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Category >> General Business
May 04

Release a Business after Selling

Posted by Steve Marr in Untagged 

When someone asks me for counsel about selling a business, I start with the important financial questions.  I help them identify a fair and appropriate valuation.  Then, I ask, “What is next?”
Sometimes the person wants to be available for a volunteer ministry. Selling the business accomplishes that goal. Excellent. Other times the person wants to change direction. Selling the business will open possibilities to pursue a new direction. Fine. Often, the seller wants to take the money but continue to work for the business. This rarely works well, for the buyer or seller.  Here’s why:

Apr 24

Business is a Marathon with an Occasional Sprint

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Running a business requires long term energy. Every day you have to get up and get going.  While most of the time, it’s more of a marathon; occasionally you must be prepared to sprint.
King Solomon wrote, “A little sleep, a little slumber, a little folding of the hands to rest-- and poverty will come on you like a thief and scarcity like an armed man.” (Proverbs 6:10-11, NIV). A marathon runner does not rest along the way.  He keeps running and sprints when necessary.

Apr 15

Using Life Insurance in Business

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Term life insurance is a good tool for many families.  In the event of death, life insurance can replace lost income.  For example, a homemaker should have insurance because child care is expensive if the homemaker had to return to work. While this makes sense in family finances, insurance can be an important business tool as well.

I recently spoke with two people considering a business partnership. “Mark” would put up most of the investment funds; “Doug” would provide sweat equity. The cash investor was concerned about what would happen if Doug was no longer able to work because of injury or death.  Mark feared that he would lose his investment. I suggested that he take out a term life insurance policy on Doug.  I recommended around $250,000. This would provide funds for Mark to find another manager, if necessary or recover the investment if the business closed.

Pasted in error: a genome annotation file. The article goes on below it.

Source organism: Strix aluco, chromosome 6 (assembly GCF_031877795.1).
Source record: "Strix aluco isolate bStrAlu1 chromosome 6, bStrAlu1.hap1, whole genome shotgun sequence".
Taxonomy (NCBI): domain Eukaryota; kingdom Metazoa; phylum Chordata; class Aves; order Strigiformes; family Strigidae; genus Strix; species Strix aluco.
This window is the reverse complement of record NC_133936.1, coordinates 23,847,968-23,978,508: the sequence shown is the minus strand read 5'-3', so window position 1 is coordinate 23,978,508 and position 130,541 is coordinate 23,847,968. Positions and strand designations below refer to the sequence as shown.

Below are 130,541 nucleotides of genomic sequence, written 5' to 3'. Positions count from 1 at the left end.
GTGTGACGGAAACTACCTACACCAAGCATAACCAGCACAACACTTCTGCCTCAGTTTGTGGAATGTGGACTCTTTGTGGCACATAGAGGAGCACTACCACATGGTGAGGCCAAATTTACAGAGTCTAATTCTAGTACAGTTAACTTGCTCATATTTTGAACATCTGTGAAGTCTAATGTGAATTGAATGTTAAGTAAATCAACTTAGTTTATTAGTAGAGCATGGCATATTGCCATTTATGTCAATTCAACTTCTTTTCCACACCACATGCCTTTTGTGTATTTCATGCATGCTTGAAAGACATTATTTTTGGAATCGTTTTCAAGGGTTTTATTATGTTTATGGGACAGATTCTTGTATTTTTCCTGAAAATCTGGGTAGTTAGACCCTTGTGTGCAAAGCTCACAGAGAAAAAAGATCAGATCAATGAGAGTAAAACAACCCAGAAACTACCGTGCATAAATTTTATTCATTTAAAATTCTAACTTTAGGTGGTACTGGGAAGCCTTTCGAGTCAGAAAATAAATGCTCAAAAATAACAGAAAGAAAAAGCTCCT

Another example of using life insurance would be in a business partnership.  In most instances, if a partner unexpectedly died; their heirs would inherit the business. Usually, the surviving family would rather have cash than an interest in a business.  The business can take out a term insurance policy on each partner and use any proceeds to buy out the interest in the event of death.  Without insurance most businesses would scramble to get the needed cash.

Additionally, life insurance may be used to cover outstanding loans by the business. If a key person dies, a bank may decide not to renew the business loan.  In that case, the insurance would cover the debt allowing the business to continue.

Paul wrote to Timothy, “Anyone who does not provide for their relatives, and especially for their own household, has denied the faith and is worse than an unbeliever.” (1Timothy 5:8, NIV) Part of providing for family in the event of death may be selecting a life insurance plan to fit your business needs.
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Apr 13

Should I Mix Personal E-mail with Business E-mail?

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Secretary of State Clinton’s use of her personal e-mail and server rather than a government account has spawned numerous news stories in print and on television. I will let the politicians sort this issue out. However, this does raise the question for us. Should we mix personal e-mail with business?

Generally, when you work for a company and have an e-mail account, everything that goes through that account belongs to the company. They have a right to read anything. This is one reason jokes and unrelated news stories should not be processed through a business e-mail account. When you do, your employer has the right to read everything, regardless of how personal or embarrassing it could be.

Apr 03

Boundaries and When to Do Someone Else’s Work

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Sometimes in the workplace we need to pitch in and help colleagues.  As Paul instructed, “Carry each other's burdens, and in this way you will fulfill the law of Christ.” (Galatians 6:2, NIV)  However, a few verses later Paul wrote, “For each one should carry their own load.” (Galatians 6:5, NIV)

At times everyone has to step in and help a coworker who is out with illness.  Or perhaps you assist one of their customers complete a transaction.  However, there are times when you are inappropriately asked to cover someone else’s negligence.